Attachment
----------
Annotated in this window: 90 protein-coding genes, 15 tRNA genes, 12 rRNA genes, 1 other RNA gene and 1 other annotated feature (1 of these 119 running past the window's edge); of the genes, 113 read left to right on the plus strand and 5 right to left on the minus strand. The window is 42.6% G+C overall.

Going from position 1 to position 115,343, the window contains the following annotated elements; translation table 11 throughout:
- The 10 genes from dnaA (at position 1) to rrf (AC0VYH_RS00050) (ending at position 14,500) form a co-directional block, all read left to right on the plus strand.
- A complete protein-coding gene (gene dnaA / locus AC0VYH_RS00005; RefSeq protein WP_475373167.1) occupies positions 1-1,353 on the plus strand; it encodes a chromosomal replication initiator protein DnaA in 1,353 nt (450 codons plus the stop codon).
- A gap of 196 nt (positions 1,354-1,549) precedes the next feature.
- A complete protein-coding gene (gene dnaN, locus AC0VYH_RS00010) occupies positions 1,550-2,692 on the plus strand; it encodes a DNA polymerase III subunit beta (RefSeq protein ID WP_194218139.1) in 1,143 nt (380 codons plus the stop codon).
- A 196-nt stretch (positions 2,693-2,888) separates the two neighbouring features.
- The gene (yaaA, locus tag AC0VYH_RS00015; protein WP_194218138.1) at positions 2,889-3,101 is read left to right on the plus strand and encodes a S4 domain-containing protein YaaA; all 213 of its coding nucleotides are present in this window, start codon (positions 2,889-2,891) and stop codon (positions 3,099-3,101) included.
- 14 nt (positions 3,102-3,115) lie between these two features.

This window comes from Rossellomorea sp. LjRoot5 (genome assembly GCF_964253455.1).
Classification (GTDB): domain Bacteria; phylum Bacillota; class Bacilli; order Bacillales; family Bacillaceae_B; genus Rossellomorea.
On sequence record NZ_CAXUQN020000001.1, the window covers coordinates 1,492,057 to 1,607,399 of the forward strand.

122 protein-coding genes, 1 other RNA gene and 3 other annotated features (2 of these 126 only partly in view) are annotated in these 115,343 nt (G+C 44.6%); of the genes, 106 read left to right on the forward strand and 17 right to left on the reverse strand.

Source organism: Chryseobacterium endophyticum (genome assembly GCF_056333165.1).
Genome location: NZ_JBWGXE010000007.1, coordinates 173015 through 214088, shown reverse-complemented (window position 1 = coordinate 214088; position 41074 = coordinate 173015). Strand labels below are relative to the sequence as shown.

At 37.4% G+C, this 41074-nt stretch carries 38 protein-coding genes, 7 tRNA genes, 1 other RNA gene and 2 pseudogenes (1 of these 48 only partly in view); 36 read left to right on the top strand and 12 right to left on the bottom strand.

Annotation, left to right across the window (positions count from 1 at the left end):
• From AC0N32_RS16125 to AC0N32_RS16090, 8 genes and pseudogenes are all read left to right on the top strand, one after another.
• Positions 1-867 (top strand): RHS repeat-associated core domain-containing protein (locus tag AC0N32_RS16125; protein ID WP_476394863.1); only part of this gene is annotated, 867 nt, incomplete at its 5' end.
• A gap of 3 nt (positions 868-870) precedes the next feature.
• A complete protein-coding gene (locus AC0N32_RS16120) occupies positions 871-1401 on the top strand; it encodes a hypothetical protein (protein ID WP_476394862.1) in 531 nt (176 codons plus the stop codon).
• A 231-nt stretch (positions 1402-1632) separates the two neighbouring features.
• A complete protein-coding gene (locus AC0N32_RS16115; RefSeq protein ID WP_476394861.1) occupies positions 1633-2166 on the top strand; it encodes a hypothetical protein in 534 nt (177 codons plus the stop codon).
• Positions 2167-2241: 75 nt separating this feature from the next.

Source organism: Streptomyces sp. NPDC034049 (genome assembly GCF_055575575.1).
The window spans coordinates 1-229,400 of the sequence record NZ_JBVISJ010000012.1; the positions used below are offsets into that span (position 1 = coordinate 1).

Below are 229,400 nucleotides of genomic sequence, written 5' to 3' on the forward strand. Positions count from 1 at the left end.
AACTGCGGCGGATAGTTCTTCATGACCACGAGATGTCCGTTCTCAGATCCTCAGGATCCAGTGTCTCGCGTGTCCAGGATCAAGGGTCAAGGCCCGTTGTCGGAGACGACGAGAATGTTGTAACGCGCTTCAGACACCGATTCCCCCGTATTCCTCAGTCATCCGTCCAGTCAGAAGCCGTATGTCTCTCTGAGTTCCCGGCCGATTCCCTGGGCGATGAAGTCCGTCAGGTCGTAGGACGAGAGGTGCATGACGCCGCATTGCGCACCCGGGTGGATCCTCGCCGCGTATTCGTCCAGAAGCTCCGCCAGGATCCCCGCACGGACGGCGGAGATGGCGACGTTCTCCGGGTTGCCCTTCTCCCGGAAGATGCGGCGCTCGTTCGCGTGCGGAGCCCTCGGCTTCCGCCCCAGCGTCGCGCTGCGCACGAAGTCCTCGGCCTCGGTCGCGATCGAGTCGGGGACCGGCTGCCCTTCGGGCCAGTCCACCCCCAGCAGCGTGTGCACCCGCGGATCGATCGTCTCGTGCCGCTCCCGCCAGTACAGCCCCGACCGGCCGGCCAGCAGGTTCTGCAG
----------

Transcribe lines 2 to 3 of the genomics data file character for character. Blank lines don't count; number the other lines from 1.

Going from position 1 to position 115,343, the window contains the following annotated elements; translation table 11 throughout:
- The 10 genes from dnaA (at position 1) to rrf (AC0VYH_RS00050) (ending at position 14,500) form a co-directional block, all read left to right on the plus strand.